21 N.Y. St. Rptr. 478

Ann Maria Palmer v. Gustav H. Saft.

(New York Superior Court; General Term,

Filed January 7, 1889.)

Adverse possession—Code Civ. Pro., §§ 365, 372, sued. 1.

Where the defense of adverse possession is set up, and the evidence shows that the plaintiff was not seized or possessed of the premises in dispute within twenty years preceding the commencement of the action, hut that they were claimed hy the defendant and were protected hy a substantial enclosure within section 372 of the Code, it constitutes adverse possession, and the question should have been submitted to the jury.

Exceptions taken by the defendant and ordered to be Reard in the first instance at the general term.

Lemuel Skidmore, for def’t; D. D. McCoon, for pl’ff.

*479Ingraham, J.

This is an action of ejectment to recover the possession of a strip of land about twenty feet and six inches long by two and one-half inches wide on the rear of the lot claimed by plaintiff, Ho. 68 West Thirty-eighth street, which the defendant has occupied in the erection of the east wall of the building on lot Ho. 70.

One of the defenses relied on for the defendant was adverse possession since 1860. To sustain that defense the defendant produced on the trial a witness, Marie A. Felter, who testified that she became the owner of the premises owned by the defendant, Ho. 70 West Thirty-eighth street, on the 30th of Hovember, 1860, and that she went into actual possession of the premises and lived there some time in December, 1860; that on the east side of the lot, between it and Ho. 68 (plaintiff’s property), was a wood fence, a board fence, which ran from the building Ho. 68 to the stable; that her yard was entirely enclosed by fences and walls, and it remained so all the time she occupied the premises; that none of those fences and walls were changed in their location at any time during the period that she occupied Ho. 70; that she lived there until Hovember, 1882, when she sold the premises .to Mr. Saft, the defendant. December 5th, 1882, was the time when she parted with the possession of the premises; that during the time she was in possession she claimed the whole of the premises as enclosed, and that no one ever made any claim to the contrary to her knowledge; that when she gave to the defendant his deed she put him in possession of the premises as she held them.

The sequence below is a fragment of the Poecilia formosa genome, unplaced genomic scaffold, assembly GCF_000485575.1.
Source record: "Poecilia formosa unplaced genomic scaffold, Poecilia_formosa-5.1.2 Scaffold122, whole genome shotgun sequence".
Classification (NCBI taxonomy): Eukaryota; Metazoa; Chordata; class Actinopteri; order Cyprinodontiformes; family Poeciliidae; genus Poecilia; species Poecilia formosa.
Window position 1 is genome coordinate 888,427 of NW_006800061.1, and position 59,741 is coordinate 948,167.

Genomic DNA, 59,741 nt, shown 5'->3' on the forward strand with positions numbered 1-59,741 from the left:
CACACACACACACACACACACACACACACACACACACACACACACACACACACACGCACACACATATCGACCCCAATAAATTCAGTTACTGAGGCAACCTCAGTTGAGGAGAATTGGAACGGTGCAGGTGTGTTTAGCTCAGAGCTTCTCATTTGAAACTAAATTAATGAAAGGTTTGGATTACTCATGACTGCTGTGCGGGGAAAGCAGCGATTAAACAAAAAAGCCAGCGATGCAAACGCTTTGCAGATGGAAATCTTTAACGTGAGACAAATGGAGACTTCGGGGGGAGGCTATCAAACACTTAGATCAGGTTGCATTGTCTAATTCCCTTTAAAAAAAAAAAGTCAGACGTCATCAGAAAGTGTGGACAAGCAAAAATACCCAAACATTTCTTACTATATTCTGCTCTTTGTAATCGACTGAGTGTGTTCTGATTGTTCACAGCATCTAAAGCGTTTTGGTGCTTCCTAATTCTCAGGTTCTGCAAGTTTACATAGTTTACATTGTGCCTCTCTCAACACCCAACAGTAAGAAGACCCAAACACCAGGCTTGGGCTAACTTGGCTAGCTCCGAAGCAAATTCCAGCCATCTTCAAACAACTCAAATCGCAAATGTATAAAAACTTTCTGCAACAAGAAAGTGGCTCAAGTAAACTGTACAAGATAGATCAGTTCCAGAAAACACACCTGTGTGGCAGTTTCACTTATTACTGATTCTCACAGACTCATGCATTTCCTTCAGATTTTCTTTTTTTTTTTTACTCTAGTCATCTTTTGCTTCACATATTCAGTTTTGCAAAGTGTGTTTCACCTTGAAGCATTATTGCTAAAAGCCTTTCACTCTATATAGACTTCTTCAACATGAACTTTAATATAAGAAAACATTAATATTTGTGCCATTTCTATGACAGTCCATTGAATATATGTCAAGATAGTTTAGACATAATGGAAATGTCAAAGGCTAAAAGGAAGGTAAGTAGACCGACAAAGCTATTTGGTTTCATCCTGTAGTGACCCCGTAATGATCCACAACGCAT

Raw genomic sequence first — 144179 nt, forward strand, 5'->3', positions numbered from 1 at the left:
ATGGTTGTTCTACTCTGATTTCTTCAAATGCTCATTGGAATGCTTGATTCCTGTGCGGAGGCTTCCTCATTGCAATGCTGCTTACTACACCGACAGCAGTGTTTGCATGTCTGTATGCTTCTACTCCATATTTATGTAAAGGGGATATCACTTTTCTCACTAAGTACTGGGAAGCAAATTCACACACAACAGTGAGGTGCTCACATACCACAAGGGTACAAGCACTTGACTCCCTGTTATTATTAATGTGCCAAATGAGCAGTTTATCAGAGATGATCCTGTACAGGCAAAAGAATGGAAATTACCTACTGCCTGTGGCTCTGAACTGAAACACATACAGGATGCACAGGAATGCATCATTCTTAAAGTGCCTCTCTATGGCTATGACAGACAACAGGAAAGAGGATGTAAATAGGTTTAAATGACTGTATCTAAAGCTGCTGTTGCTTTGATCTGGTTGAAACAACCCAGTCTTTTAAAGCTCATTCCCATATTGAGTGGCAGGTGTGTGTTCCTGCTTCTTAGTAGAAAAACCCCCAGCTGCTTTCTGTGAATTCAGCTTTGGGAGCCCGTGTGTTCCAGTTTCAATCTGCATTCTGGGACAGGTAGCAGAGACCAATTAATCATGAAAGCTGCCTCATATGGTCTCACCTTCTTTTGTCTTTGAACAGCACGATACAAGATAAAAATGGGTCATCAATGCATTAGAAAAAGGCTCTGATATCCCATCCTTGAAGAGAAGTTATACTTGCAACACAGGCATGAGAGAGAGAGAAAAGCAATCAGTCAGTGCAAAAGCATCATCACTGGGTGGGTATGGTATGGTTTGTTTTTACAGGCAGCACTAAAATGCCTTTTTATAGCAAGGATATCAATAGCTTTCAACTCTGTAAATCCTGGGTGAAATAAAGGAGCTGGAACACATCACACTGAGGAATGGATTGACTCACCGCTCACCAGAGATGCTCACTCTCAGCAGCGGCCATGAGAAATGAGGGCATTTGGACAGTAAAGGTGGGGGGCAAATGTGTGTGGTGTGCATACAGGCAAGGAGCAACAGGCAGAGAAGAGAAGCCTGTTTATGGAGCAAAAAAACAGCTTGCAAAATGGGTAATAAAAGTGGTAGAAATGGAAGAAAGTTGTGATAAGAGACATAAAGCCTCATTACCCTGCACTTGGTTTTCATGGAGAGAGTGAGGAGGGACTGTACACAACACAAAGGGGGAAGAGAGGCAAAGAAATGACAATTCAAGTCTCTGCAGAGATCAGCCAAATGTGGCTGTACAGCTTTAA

The defendant was also sworn as a witness and testified that he purchased the premises Ho. 70 West Thirty-eighth street on December 5, 1882, and that he went into possession of the premises about two weeks afterwards; that between lot 70 and lot 68 was a wooden fence, and that it abutted against the rear of lot Ho. 68, and stood back a few inches and ran to the side of the stable; that they had the new building all finished and then he had a fence put up in the area way, and then this fence was pulled down; that the fence on the east side towards Ho. 68 was not pulled down until the latter part of March, 1883, and until that time it remained as it had been, and that the defendant claimed all inside the fence; that the fence was never removed until the witness removed it when the building was finished, and that the wall of this building was built up inside of this line fence.